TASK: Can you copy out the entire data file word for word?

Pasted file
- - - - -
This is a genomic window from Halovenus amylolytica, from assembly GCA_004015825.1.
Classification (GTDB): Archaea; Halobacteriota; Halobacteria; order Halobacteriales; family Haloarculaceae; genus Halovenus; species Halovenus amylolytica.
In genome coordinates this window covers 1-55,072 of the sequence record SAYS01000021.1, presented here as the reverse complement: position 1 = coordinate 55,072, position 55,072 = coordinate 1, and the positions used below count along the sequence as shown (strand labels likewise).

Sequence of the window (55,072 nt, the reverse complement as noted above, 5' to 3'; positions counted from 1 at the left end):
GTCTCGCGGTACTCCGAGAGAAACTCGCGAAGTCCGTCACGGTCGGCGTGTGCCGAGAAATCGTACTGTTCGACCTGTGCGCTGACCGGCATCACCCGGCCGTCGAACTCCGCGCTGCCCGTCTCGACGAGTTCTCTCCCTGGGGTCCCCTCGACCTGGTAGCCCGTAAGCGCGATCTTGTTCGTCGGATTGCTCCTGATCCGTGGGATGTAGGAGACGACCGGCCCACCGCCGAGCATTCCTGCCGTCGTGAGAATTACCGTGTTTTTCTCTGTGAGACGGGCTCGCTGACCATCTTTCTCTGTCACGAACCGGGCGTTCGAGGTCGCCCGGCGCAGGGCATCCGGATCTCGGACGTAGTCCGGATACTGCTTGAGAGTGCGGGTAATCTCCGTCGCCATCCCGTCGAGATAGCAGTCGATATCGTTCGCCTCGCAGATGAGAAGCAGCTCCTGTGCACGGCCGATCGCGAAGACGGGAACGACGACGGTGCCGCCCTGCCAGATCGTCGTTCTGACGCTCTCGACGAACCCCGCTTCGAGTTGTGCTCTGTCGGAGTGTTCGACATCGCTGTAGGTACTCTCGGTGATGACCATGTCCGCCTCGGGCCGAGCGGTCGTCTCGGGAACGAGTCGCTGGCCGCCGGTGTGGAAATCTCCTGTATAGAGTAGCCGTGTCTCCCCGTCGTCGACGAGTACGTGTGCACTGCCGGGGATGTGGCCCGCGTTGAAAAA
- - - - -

This is a genomic window from Halovenus amylolytica, from assembly GCA_004015825.1.
Classification (GTDB): Archaea; Halobacteriota; Halobacteria; order Halobacteriales; family Haloarculaceae; genus Halovenus; species Halovenus amylolytica.
In genome coordinates this window covers 1-55,072 of the sequence record SAYS01000021.1, presented here as the reverse complement: position 1 = coordinate 55,072, position 55,072 = coordinate 1, and the positions used below count along the sequence as shown (strand labels likewise).

Sequence of the window (55,072 nt, the reverse complement as noted above, 5' to 3'; positions counted from 1 at the left end):
GTCTCGCGGTACTCCGAGAGAAACTCGCGAAGTCCGTCACGGTCGGCGTGTGCCGAGAAATCGTACTGTTCGACCTGTGCGCTGACCGGCATCACCCGGCCGTCGAACTCCGCGCTGCCCGTCTCGACGAGTTCTCTCCCTGGGGTCCCCTCGACCTGGTAGCCCGTAAGCGCGATCTTGTTCGTCGGATTGCTCCTGATCCGTGGGATGTAGGAGACGACCGGCCCACCGCCGAGCATTCCTGCCGTCGTGAGAATTACCGTGTTTTTCTCTGTGAGACGGGCTCGCTGACCATCTTTCTCTGTCACGAACCGGGCGTTCGAGGTCGCCCGGCGCAGGGCATCCGGATCTCGGACGTAGTCCGGATACTGCTTGAGAGTGCGGGTAATCTCCGTCGCCATCCCGTCGAGATAGCAGTCGATATCGTTCGCCTCGCAGATGAGAAGCAGCTCCTGTGCACGGCCGATCGCGAAGACGGGAACGACGACGGTGCCGCCCTGCCAGATCGTCGTTCTGACGCTCTCGACGAACCCCGCTTCGAGTTGTGCTCTGTCGGAGTGTTCGACATCGCTGTAGGTACTCTCGGTGATGACCATGTCCGCCTCGGGCCGAGCGGTCGTCTCGGGAACGAGTCGCTGGCCGCCGGTGTGGAAATCTCCTGTATAGAGTAGCCGTGTCTCCCCGTCGTCGACGAGTACGTGTGCACTGCCGGGGATGTGGCCCGCGTTGAAAAA